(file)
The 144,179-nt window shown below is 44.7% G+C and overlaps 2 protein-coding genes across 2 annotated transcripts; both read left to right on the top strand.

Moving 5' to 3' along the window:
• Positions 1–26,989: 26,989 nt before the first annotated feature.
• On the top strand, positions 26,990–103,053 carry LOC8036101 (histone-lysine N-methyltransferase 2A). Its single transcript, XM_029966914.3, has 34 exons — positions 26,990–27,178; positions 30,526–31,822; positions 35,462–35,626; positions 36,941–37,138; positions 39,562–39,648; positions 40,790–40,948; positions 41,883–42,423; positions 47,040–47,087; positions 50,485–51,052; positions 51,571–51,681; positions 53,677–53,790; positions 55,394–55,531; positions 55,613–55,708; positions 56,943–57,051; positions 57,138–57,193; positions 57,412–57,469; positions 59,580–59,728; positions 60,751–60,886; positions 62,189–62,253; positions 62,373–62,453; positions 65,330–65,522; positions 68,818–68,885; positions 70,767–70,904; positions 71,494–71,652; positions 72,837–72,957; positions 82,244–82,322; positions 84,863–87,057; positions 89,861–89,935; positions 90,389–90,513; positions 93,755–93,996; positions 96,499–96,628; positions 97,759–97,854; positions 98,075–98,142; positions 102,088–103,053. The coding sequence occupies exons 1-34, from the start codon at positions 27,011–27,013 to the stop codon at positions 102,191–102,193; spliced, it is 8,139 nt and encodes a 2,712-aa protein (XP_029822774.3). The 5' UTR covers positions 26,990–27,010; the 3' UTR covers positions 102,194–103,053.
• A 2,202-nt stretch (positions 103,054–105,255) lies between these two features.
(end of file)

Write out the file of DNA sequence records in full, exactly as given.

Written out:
The 144,179-nt window shown below is 44.7% G+C and overlaps 2 protein-coding genes across 2 annotated transcripts; both read left to right on the top strand.

Moving 5' to 3' along the window:
• Positions 1–26,989: 26,989 nt before the first annotated feature.
• On the top strand, positions 26,990–103,053 carry LOC8036101 (histone-lysine N-methyltransferase 2A). Its single transcript, XM_029966914.3, has 34 exons — positions 26,990–27,178; positions 30,526–31,822; positions 35,462–35,626; positions 36,941–37,138; positions 39,562–39,648; positions 40,790–40,948; positions 41,883–42,423; positions 47,040–47,087; positions 50,485–51,052; positions 51,571–51,681; positions 53,677–53,790; positions 55,394–55,531; positions 55,613–55,708; positions 56,943–57,051; positions 57,138–57,193; positions 57,412–57,469; positions 59,580–59,728; positions 60,751–60,886; positions 62,189–62,253; positions 62,373–62,453; positions 65,330–65,522; positions 68,818–68,885; positions 70,767–70,904; positions 71,494–71,652; positions 72,837–72,957; positions 82,244–82,322; positions 84,863–87,057; positions 89,861–89,935; positions 90,389–90,513; positions 93,755–93,996; positions 96,499–96,628; positions 97,759–97,854; positions 98,075–98,142; positions 102,088–103,053. The coding sequence occupies exons 1-34, from the start codon at positions 27,011–27,013 to the stop codon at positions 102,191–102,193; spliced, it is 8,139 nt and encodes a 2,712-aa protein (XP_029822774.3). The 5' UTR covers positions 26,990–27,010; the 3' UTR covers positions 102,194–103,053.
• A 2,202-nt stretch (positions 103,054–105,255) lies between these two features.